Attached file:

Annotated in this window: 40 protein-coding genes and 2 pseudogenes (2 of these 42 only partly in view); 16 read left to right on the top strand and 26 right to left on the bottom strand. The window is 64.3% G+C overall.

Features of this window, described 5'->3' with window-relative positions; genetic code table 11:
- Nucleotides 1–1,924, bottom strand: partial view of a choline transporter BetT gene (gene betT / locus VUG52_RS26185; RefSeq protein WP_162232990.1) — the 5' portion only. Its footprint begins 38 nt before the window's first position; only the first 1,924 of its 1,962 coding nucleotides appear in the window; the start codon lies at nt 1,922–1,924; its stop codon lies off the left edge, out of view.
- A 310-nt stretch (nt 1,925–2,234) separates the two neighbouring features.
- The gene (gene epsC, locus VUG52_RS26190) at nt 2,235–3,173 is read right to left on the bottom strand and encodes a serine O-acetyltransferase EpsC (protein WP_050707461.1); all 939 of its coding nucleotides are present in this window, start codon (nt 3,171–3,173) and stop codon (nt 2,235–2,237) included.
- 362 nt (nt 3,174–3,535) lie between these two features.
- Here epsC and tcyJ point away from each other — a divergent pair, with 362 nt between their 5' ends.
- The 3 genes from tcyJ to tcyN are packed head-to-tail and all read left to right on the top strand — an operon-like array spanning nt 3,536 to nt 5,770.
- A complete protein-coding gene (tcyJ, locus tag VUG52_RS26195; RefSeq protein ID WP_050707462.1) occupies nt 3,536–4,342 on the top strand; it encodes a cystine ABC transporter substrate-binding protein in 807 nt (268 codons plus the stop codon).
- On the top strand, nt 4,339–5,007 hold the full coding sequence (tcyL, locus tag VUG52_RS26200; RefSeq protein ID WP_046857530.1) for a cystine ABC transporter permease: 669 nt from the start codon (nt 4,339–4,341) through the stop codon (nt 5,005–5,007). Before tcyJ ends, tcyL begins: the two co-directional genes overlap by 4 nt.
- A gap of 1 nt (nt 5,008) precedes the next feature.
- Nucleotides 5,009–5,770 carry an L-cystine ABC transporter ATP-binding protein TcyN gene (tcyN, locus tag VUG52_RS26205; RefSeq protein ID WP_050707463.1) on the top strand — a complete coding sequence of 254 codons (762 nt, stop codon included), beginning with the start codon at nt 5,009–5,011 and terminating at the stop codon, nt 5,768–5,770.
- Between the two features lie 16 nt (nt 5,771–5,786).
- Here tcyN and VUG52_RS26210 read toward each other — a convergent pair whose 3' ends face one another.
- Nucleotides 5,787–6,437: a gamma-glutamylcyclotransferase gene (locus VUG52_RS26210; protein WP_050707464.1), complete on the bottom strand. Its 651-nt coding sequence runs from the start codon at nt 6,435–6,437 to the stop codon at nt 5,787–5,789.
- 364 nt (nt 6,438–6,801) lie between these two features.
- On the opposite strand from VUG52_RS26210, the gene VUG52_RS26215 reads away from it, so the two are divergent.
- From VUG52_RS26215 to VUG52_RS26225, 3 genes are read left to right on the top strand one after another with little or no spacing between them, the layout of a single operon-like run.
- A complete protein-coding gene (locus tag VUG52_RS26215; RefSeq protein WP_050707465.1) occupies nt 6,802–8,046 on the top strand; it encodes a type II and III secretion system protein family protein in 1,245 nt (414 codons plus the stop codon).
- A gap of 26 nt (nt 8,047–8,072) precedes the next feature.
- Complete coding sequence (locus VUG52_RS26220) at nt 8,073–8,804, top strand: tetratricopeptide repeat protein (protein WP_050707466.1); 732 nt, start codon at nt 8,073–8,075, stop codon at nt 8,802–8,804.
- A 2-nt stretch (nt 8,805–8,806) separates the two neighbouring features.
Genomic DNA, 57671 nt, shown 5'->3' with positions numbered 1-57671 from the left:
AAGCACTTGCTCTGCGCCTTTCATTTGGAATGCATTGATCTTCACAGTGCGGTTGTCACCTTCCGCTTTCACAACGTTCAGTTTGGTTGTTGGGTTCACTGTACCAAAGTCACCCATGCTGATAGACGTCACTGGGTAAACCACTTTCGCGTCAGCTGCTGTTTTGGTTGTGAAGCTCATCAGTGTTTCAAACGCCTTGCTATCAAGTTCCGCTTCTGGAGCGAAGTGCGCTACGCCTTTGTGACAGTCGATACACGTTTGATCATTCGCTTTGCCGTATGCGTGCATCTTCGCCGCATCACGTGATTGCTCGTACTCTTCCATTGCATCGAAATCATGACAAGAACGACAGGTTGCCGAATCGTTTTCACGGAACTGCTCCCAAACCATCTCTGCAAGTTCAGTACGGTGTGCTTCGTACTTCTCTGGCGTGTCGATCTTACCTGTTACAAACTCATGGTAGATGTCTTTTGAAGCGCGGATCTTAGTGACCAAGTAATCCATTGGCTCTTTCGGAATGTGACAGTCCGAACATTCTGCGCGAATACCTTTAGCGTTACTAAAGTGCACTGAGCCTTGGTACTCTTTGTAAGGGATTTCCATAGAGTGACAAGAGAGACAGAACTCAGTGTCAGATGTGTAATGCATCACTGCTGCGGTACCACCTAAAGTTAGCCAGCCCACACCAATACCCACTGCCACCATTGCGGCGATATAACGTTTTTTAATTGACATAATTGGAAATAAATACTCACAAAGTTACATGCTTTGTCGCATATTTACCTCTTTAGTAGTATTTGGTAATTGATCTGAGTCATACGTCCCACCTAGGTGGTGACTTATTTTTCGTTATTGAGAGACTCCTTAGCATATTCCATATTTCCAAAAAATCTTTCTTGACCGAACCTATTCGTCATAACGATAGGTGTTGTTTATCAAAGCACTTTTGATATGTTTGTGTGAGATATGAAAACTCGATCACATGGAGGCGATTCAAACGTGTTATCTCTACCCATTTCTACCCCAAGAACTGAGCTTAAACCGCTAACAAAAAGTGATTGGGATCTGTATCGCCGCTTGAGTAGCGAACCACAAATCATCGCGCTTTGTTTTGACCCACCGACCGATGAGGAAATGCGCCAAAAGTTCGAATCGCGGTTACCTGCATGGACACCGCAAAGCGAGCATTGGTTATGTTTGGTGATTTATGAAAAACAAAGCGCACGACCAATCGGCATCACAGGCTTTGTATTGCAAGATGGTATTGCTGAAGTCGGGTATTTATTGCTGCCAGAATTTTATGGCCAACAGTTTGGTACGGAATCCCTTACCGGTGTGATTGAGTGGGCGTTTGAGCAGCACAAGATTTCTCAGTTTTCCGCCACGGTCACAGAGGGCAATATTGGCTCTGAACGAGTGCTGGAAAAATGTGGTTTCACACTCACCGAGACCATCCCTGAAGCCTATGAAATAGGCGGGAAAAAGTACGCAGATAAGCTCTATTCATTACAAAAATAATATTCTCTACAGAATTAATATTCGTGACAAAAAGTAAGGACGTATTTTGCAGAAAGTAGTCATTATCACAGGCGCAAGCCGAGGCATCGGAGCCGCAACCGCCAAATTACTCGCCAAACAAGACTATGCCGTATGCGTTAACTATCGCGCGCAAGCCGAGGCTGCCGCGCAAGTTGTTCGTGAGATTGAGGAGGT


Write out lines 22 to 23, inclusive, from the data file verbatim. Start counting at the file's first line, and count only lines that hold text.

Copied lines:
- A 2-nt stretch (nt 8,805–8,806) separates the two neighbouring features.
Genomic DNA, 57671 nt, shown 5'->3' with positions numbered 1-57671 from the left: